Tuesday, April 28, 2015

#118

http://www.eliteskills.com/analysis_poetry/Dream_Song_118_He_wondered_Do_I_love_all_this_applause_by_John_Berryman_analysis.php

Two things are happening here. One is that fame and the trajectory of the pubic literary career have brought the attention of beautiful young women and the attention of a curious audience, and it seems clear that both are attracted not by the substance of the artist/person but by the aura of fame that radiates from his person. As far as his response to the women, there’s always the temptation. As for the rest of the audience, their stupid questions drive the speaker to thoughts of homicide. Thus, the person gets cut off from genuine relationships and isolated in the midst of increasing attention, because neither of these modes of attention are responses to the intrinsic personality of the man. It’s all about the lure of the public persona as spectacle, which while it grew from the art, which grew from the person, it has now taken on a separate existence, like a shell or clothing, and that’s what the public is flocking toward. It insulates the man from the world and increases his loneliness. He reads his poems over and over from a nook in the wall behind him, a frightened creature in a hole, projecting his image as a holograph and his voice through a megaphone.

I’m fairly certain that this poem ends with a reference to Kate, his third wife, a beautiful young Irish woman he married less than a year after they met. (Even if it turns out not to be about Kate, the implications about love from one woman that this poem deals with would still be in play.) I insinuated some bafflement a while ago, about why such a beautiful young woman would marry an alcoholic more than twice her age. The answer to that question is right here. For one thing, age doesn’t matter in the end. More important is that she’s perceptive enough and wise enough to peer through the blubber of fame that adheres to his person and insulates him from social relationships like a layer of opaque fat, and she responds to the isolated human man quivering away back there. She waits for an opening, sun glinting through the overcast, and when the moment arrives, she will touch him. Why? Hard to say. Perhaps in a world populated by too many dull men and violent blockheads, the art convinces her that a soul is pulsing in there. Waiting. Maybe even somebody worth rescuing.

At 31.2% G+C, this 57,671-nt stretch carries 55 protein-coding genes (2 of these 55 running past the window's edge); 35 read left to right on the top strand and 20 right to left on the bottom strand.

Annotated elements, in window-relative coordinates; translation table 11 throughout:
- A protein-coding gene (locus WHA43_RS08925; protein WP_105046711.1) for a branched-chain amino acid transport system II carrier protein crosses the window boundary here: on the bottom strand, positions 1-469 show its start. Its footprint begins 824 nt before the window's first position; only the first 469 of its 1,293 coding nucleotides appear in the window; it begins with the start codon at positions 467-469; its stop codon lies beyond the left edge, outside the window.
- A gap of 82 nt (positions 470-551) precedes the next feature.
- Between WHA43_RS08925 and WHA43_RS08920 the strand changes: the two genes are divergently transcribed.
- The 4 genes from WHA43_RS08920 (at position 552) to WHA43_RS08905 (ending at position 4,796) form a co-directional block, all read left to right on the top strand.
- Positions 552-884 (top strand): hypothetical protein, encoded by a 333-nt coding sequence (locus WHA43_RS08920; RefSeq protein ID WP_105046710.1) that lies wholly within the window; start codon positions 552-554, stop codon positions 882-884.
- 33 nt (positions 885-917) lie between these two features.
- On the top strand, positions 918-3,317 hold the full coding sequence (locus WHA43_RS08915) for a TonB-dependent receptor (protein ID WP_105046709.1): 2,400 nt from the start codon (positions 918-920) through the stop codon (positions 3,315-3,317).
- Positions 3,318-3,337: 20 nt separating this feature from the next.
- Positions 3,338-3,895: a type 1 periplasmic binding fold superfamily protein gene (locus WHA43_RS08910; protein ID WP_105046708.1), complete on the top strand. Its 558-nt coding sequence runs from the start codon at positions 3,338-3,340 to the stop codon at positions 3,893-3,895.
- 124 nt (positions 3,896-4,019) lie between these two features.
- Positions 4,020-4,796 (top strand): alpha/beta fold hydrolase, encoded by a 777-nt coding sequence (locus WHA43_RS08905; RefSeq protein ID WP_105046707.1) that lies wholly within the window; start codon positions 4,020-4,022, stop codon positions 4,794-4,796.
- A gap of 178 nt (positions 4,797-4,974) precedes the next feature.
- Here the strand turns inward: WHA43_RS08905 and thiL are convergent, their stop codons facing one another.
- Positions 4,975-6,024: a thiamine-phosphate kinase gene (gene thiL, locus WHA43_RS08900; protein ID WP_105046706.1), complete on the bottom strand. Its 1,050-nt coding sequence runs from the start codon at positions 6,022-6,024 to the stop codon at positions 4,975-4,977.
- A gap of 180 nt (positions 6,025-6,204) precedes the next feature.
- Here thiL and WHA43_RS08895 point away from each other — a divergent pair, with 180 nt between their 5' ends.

I do think a remarkable soul was there, and in the end, despite my reservations and impatience—I’m a blockhead myself, I admit it—it was probably worth looking for on her part. Of course, he kept drinking, because stopping that wasn’t an option with the addict, and Kate eventually became less his wife and more his nurse and caretaker. And if she was perceptive and hopeful, she was probably also na├»ve and starry-eyed too. He describes her at one point to a friend as “a volcano”—a reference to a passionate sexuality. It’s reasonable to think she was probably as starved in her way as he was, and probably just as insulated as well, by her appearance (her beauty) and by social strictures inflicted on sensitive, alive women. Love is what this poem is about. This is a love poem, not necessarily from poet to his love, but about it to the rest of us. Let me tell you something that happened to me: Somebody figured it out. She doesn’t touch him yet in this poem. But she sees, and is waiting to. That in itself is an amazing thing.

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